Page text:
Like the painter’s canvas, the interior designer starts his or her work with the so-called bones or structure. The bones refer to the existing space with all the structural and architectural components in it. A designer can actually establish the technical specifications through the structure. But at the same time, it sets the restrictions and presents challenges to the designer who’s expected to breathe a new life into the space.
Taking a look at the layout, the location of doors and windows, wall divisions, ceiling heights and staircases among others, the interior designer decides what elements to take down and what to retain. The designer is very much aware that removing the existing component of the bones will result to high cost and extensive labour. He or she also knows that retaining the bones may be restrictive yet is nevertheless considerably more practical in comparison.
Let’s discuss how the designer can exploit the benefits while being practical in deciding to retain the present elements of the bones. For one, the presence of large windows not only provides natural ventilation. Rather, windows likewise frame a good view of the outdoors. As they bring nature in through them, positive energies can enter the space. At times, an existing structure also has a dramatic staircase. This single element can already suffice as the focal point of the whole space. Furthermore, a designer can likewise find period details, advanced construction techniques and certain peculiarities which give the space a distinct and interesting identity. All of these elemets are worthy to be kept as they have been found.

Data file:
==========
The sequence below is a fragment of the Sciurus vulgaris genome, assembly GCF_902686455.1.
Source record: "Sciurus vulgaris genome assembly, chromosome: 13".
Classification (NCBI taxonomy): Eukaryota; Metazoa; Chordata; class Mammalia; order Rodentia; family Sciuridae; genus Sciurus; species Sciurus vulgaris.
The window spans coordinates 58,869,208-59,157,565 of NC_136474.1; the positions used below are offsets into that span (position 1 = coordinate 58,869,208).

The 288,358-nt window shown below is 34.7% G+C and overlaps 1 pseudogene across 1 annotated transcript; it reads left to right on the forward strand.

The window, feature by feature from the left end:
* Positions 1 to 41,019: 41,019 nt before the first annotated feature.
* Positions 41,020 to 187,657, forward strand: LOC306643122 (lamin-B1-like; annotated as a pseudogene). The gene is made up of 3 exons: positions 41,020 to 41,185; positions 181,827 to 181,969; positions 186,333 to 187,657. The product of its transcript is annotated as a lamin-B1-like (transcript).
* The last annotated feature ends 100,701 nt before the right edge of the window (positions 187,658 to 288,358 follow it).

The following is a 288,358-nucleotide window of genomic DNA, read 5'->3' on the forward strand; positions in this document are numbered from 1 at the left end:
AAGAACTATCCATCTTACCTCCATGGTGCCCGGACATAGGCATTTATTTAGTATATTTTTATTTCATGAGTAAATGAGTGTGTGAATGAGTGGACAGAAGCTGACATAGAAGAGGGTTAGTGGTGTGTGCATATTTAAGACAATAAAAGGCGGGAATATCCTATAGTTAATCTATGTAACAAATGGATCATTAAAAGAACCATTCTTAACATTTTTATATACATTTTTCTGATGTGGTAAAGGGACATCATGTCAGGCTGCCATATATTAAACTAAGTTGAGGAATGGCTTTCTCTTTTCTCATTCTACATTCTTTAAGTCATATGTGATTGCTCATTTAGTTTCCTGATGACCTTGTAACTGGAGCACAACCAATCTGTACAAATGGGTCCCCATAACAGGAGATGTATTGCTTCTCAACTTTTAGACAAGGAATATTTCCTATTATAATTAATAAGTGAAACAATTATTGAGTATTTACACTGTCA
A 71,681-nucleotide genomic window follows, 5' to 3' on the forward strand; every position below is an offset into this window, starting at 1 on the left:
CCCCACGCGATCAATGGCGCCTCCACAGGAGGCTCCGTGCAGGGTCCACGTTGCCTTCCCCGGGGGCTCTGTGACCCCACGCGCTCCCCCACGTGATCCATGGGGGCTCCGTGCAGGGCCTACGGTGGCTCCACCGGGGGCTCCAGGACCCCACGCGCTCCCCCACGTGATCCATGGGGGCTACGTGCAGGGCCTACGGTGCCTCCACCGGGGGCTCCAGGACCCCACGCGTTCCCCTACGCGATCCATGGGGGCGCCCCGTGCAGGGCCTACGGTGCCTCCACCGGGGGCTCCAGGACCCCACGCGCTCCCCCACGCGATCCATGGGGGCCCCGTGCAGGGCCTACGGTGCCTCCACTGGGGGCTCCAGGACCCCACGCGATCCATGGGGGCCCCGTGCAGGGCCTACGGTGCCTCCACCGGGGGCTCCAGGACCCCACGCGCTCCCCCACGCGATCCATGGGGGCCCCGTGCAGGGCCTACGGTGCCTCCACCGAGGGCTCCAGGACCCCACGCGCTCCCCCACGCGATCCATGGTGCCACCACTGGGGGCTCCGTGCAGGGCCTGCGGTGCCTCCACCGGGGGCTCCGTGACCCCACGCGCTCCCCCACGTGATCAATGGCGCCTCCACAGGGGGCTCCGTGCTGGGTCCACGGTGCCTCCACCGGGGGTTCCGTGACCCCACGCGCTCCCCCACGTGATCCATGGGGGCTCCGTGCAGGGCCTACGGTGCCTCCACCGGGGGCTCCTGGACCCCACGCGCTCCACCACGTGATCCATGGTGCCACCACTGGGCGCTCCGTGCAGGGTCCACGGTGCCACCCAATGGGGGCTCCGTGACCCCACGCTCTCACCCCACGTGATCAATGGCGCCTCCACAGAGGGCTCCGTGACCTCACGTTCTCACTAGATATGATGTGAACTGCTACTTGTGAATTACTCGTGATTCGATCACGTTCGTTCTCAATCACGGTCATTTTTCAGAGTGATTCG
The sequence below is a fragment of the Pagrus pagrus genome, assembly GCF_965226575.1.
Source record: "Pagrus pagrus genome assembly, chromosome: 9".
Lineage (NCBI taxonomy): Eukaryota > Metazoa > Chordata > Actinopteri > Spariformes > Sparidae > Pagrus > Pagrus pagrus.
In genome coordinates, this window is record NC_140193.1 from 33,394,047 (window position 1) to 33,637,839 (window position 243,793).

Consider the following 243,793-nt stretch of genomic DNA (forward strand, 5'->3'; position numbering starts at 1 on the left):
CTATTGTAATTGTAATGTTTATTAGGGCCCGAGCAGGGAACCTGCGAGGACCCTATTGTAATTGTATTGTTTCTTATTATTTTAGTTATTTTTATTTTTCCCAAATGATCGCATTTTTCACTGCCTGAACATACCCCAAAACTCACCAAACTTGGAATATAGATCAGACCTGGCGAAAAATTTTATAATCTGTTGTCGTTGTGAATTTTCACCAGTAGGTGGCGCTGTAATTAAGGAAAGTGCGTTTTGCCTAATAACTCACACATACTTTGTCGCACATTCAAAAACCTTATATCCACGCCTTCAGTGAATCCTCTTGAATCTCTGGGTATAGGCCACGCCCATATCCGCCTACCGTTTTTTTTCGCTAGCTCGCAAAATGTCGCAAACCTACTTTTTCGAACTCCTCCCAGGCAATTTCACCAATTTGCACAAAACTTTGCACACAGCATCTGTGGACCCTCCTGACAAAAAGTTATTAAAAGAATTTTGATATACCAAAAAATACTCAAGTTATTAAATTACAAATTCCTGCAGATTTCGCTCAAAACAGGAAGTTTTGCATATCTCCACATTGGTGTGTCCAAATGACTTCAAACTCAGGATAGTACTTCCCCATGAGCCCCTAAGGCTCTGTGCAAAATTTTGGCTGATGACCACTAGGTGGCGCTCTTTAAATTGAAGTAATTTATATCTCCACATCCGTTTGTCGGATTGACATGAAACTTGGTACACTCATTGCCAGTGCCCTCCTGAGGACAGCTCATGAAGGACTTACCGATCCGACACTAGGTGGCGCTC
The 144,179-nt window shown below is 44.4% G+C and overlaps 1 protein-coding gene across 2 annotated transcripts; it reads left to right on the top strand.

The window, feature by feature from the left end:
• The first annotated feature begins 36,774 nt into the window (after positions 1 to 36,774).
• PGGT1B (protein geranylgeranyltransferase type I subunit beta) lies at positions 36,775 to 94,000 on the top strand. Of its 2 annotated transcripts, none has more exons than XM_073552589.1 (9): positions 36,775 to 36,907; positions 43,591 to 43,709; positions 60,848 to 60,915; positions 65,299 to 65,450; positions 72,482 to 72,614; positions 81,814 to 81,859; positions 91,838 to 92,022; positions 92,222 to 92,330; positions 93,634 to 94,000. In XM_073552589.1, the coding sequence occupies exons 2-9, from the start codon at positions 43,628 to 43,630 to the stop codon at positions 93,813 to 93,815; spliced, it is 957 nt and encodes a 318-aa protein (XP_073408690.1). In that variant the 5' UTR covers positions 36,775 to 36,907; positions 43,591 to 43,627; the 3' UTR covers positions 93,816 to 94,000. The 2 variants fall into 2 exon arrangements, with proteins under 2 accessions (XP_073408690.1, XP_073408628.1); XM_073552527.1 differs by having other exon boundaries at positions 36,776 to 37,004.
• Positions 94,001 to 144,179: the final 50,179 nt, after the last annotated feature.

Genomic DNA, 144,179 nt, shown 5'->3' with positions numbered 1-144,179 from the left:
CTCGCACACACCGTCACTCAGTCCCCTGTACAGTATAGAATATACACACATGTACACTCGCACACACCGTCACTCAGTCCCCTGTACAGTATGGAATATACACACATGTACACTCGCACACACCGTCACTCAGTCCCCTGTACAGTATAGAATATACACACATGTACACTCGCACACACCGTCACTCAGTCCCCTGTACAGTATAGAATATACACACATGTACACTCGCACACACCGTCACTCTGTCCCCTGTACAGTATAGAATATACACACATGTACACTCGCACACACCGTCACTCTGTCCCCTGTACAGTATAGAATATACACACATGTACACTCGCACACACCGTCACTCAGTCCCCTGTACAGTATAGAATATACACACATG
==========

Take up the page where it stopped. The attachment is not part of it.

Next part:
Depending on the situation, a designer may still have to resort to removing certain existing elements of the bones besides or rather than retaining them. That is especially true when flaws are found in the structure. One of the many ways to address a flaw is to make it seem intentional by repeating it. It’s also possible to conceal it by strategically placing furniture, mirror, walls and cabinets among others. Regardless of how a designer plans to fix the flaw, it’s nonetheless advisable to consult with the engineers regarding the plan to modify.
An interior designer finding the right interior design solution for a certain space will still come across other ideas besides the ones we’ve mentioned. Essentially, examining the present condition of the space requires the identification of the advantages and disadvantages which it offers. Retention and removal are two very different things. Nothing is more ideal than the other. The application of either must be aimed at improving the way the space caters to the activities of its occupants.
Author: Helen MarquezThis author has published 2 articles so far.